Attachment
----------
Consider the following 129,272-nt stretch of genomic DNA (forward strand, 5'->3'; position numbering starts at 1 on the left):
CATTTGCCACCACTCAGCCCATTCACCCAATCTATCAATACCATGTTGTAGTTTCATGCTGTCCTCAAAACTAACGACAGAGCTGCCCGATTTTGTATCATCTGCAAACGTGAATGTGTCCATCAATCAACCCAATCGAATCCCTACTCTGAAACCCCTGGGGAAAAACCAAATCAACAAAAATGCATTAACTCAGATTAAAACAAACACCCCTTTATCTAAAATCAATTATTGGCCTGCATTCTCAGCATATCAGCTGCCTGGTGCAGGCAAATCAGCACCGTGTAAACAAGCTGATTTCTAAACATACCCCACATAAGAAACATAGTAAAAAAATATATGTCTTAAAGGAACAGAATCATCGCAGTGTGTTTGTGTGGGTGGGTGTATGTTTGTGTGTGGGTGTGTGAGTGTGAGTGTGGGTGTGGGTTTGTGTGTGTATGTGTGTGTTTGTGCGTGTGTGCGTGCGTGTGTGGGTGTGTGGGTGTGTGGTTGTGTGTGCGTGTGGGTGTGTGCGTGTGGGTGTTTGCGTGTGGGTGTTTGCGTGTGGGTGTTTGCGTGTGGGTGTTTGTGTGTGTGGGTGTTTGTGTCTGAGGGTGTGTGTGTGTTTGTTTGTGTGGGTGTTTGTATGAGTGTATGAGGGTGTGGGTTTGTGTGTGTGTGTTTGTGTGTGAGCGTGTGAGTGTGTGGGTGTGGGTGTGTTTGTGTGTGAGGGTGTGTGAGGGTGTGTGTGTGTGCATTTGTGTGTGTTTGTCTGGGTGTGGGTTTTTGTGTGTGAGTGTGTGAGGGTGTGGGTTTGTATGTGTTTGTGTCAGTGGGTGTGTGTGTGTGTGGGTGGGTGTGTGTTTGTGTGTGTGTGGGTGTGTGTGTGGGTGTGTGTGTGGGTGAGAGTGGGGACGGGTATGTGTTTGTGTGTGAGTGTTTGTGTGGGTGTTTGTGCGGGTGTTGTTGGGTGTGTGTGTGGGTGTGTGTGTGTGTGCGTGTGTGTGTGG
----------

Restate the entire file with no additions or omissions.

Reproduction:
Consider the following 129,272-nt stretch of genomic DNA (forward strand, 5'->3'; position numbering starts at 1 on the left):
CATTTGCCACCACTCAGCCCATTCACCCAATCTATCAATACCATGTTGTAGTTTCATGCTGTCCTCAAAACTAACGACAGAGCTGCCCGATTTTGTATCATCTGCAAACGTGAATGTGTCCATCAATCAACCCAATCGAATCCCTACTCTGAAACCCCTGGGGAAAAACCAAATCAACAAAAATGCATTAACTCAGATTAAAACAAACACCCCTTTATCTAAAATCAATTATTGGCCTGCATTCTCAGCATATCAGCTGCCTGGTGCAGGCAAATCAGCACCGTGTAAACAAGCTGATTTCTAAACATACCCCACATAAGAAACATAGTAAAAAAATATATGTCTTAAAGGAACAGAATCATCGCAGTGTGTTTGTGTGGGTGGGTGTATGTTTGTGTGTGGGTGTGTGAGTGTGAGTGTGGGTGTGGGTTTGTGTGTGTATGTGTGTGTTTGTGCGTGTGTGCGTGCGTGTGTGGGTGTGTGGGTGTGTGGTTGTGTGTGCGTGTGGGTGTGTGCGTGTGGGTGTTTGCGTGTGGGTGTTTGCGTGTGGGTGTTTGCGTGTGGGTGTTTGTGTGTGTGGGTGTTTGTGTCTGAGGGTGTGTGTGTGTTTGTTTGTGTGGGTGTTTGTATGAGTGTATGAGGGTGTGGGTTTGTGTGTGTGTGTTTGTGTGTGAGCGTGTGAGTGTGTGGGTGTGGGTGTGTTTGTGTGTGAGGGTGTGTGAGGGTGTGTGTGTGTGCATTTGTGTGTGTTTGTCTGGGTGTGGGTTTTTGTGTGTGAGTGTGTGAGGGTGTGGGTTTGTATGTGTTTGTGTCAGTGGGTGTGTGTGTGTGTGGGTGGGTGTGTGTTTGTGTGTGTGTGGGTGTGTGTGTGGGTGTGTGTGTGGGTGAGAGTGGGGACGGGTATGTGTTTGTGTGTGAGTGTTTGTGTGGGTGTTTGTGCGGGTGTTGTTGGGTGTGTGTGTGGGTGTGTGTGTGTGTGCGTGTGTGTGTGG